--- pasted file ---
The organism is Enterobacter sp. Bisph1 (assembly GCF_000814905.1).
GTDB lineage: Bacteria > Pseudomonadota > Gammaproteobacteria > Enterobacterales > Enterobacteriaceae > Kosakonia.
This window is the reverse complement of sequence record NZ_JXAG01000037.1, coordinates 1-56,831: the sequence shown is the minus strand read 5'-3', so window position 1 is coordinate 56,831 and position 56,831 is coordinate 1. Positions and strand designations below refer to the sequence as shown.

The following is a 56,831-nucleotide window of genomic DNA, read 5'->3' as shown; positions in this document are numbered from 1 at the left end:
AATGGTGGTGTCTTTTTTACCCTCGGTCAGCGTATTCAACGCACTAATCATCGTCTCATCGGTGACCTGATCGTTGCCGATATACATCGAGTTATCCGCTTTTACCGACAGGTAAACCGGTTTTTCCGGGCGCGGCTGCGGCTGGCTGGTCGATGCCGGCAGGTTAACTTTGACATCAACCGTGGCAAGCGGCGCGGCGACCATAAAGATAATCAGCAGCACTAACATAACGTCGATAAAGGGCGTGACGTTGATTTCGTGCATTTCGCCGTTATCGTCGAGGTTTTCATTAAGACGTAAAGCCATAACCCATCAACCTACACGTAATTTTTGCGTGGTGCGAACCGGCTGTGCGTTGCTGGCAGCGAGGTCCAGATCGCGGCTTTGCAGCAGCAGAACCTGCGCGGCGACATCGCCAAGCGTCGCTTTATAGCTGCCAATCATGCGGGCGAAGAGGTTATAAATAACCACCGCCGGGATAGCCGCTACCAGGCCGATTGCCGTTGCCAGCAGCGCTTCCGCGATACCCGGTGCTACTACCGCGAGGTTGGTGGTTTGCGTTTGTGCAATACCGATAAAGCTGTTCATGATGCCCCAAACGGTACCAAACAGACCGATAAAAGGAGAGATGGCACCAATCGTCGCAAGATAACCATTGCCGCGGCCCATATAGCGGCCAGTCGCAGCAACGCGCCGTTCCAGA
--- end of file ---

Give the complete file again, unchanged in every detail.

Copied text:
The organism is Enterobacter sp. Bisph1 (assembly GCF_000814905.1).
GTDB lineage: Bacteria > Pseudomonadota > Gammaproteobacteria > Enterobacterales > Enterobacteriaceae > Kosakonia.
This window is the reverse complement of sequence record NZ_JXAG01000037.1, coordinates 1-56,831: the sequence shown is the minus strand read 5'-3', so window position 1 is coordinate 56,831 and position 56,831 is coordinate 1. Positions and strand designations below refer to the sequence as shown.

The following is a 56,831-nucleotide window of genomic DNA, read 5'->3' as shown; positions in this document are numbered from 1 at the left end:
AATGGTGGTGTCTTTTTTACCCTCGGTCAGCGTATTCAACGCACTAATCATCGTCTCATCGGTGACCTGATCGTTGCCGATATACATCGAGTTATCCGCTTTTACCGACAGGTAAACCGGTTTTTCCGGGCGCGGCTGCGGCTGGCTGGTCGATGCCGGCAGGTTAACTTTGACATCAACCGTGGCAAGCGGCGCGGCGACCATAAAGATAATCAGCAGCACTAACATAACGTCGATAAAGGGCGTGACGTTGATTTCGTGCATTTCGCCGTTATCGTCGAGGTTTTCATTAAGACGTAAAGCCATAACCCATCAACCTACACGTAATTTTTGCGTGGTGCGAACCGGCTGTGCGTTGCTGGCAGCGAGGTCCAGATCGCGGCTTTGCAGCAGCAGAACCTGCGCGGCGACATCGCCAAGCGTCGCTTTATAGCTGCCAATCATGCGGGCGAAGAGGTTATAAATAACCACCGCCGGGATAGCCGCTACCAGGCCGATTGCCGTTGCCAGCAGCGCTTCCGCGATACCCGGTGCTACTACCGCGAGGTTGGTGGTTTGCGTTTGTGCAATACCGATAAAGCTGTTCATGATGCCCCAAACGGTACCAAACAGACCGATAAAAGGAGAGATGGCACCAATCGTCGCAAGATAACCATTGCCGCGGCCCATATAGCGGCCAGTCGCAGCAACGCGCCGTTCCAGA